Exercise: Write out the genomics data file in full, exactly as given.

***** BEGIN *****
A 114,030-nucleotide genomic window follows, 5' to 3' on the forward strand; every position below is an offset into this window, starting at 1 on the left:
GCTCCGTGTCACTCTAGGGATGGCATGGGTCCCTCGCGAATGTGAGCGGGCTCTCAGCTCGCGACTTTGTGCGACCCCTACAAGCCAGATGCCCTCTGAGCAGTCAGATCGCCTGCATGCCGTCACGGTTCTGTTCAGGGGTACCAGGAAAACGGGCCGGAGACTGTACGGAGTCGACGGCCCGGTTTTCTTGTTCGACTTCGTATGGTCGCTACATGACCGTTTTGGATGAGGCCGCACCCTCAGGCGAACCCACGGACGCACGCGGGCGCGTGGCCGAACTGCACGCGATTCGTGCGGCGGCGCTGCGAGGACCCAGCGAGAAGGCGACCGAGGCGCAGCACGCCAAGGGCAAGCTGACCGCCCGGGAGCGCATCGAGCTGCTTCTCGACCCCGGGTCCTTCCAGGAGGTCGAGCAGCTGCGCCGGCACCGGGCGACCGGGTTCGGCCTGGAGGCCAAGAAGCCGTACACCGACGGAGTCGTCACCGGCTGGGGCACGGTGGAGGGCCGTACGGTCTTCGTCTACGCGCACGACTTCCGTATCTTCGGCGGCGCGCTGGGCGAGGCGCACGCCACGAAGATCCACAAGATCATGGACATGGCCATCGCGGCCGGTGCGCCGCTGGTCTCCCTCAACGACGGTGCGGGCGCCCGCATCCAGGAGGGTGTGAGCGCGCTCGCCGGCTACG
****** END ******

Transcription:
A 114,030-nucleotide genomic window follows, 5' to 3' on the forward strand; every position below is an offset into this window, starting at 1 on the left:
GCTCCGTGTCACTCTAGGGATGGCATGGGTCCCTCGCGAATGTGAGCGGGCTCTCAGCTCGCGACTTTGTGCGACCCCTACAAGCCAGATGCCCTCTGAGCAGTCAGATCGCCTGCATGCCGTCACGGTTCTGTTCAGGGGTACCAGGAAAACGGGCCGGAGACTGTACGGAGTCGACGGCCCGGTTTTCTTGTTCGACTTCGTATGGTCGCTACATGACCGTTTTGGATGAGGCCGCACCCTCAGGCGAACCCACGGACGCACGCGGGCGCGTGGCCGAACTGCACGCGATTCGTGCGGCGGCGCTGCGAGGACCCAGCGAGAAGGCGACCGAGGCGCAGCACGCCAAGGGCAAGCTGACCGCCCGGGAGCGCATCGAGCTGCTTCTCGACCCCGGGTCCTTCCAGGAGGTCGAGCAGCTGCGCCGGCACCGGGCGACCGGGTTCGGCCTGGAGGCCAAGAAGCCGTACACCGACGGAGTCGTCACCGGCTGGGGCACGGTGGAGGGCCGTACGGTCTTCGTCTACGCGCACGACTTCCGTATCTTCGGCGGCGCGCTGGGCGAGGCGCACGCCACGAAGATCCACAAGATCATGGACATGGCCATCGCGGCCGGTGCGCCGCTGGTCTCCCTCAACGACGGTGCGGGCGCCCGCATCCAGGAGGGTGTGAGCGCGCTCGCCGGCTACG